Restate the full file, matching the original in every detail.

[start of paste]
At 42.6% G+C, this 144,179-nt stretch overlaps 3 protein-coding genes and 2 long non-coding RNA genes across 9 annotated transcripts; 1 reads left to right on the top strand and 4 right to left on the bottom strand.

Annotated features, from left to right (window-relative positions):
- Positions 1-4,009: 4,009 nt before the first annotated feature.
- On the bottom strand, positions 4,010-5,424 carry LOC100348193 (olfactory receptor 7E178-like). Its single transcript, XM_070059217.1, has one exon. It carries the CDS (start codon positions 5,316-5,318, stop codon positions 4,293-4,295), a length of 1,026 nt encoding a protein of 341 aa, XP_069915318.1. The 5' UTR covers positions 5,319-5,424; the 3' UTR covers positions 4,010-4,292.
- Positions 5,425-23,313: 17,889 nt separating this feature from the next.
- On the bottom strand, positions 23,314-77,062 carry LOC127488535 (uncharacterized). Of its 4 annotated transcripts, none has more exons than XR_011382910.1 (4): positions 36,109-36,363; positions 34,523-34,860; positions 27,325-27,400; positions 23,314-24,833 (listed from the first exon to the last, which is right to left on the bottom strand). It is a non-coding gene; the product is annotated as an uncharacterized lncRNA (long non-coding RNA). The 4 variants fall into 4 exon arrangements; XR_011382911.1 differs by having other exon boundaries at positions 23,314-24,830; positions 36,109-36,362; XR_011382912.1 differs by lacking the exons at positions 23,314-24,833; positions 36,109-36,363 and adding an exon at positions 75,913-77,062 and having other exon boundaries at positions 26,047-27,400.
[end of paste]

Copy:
At 42.6% G+C, this 144,179-nt stretch overlaps 3 protein-coding genes and 2 long non-coding RNA genes across 9 annotated transcripts; 1 reads left to right on the top strand and 4 right to left on the bottom strand.

Annotated features, from left to right (window-relative positions):
- Positions 1-4,009: 4,009 nt before the first annotated feature.
- On the bottom strand, positions 4,010-5,424 carry LOC100348193 (olfactory receptor 7E178-like). Its single transcript, XM_070059217.1, has one exon. It carries the CDS (start codon positions 5,316-5,318, stop codon positions 4,293-4,295), a length of 1,026 nt encoding a protein of 341 aa, XP_069915318.1. The 5' UTR covers positions 5,319-5,424; the 3' UTR covers positions 4,010-4,292.
- Positions 5,425-23,313: 17,889 nt separating this feature from the next.
- On the bottom strand, positions 23,314-77,062 carry LOC127488535 (uncharacterized). Of its 4 annotated transcripts, none has more exons than XR_011382910.1 (4): positions 36,109-36,363; positions 34,523-34,860; positions 27,325-27,400; positions 23,314-24,833 (listed from the first exon to the last, which is right to left on the bottom strand). It is a non-coding gene; the product is annotated as an uncharacterized lncRNA (long non-coding RNA). The 4 variants fall into 4 exon arrangements; XR_011382911.1 differs by having other exon boundaries at positions 23,314-24,830; positions 36,109-36,362; XR_011382912.1 differs by lacking the exons at positions 23,314-24,833; positions 36,109-36,363 and adding an exon at positions 75,913-77,062 and having other exon boundaries at positions 26,047-27,400.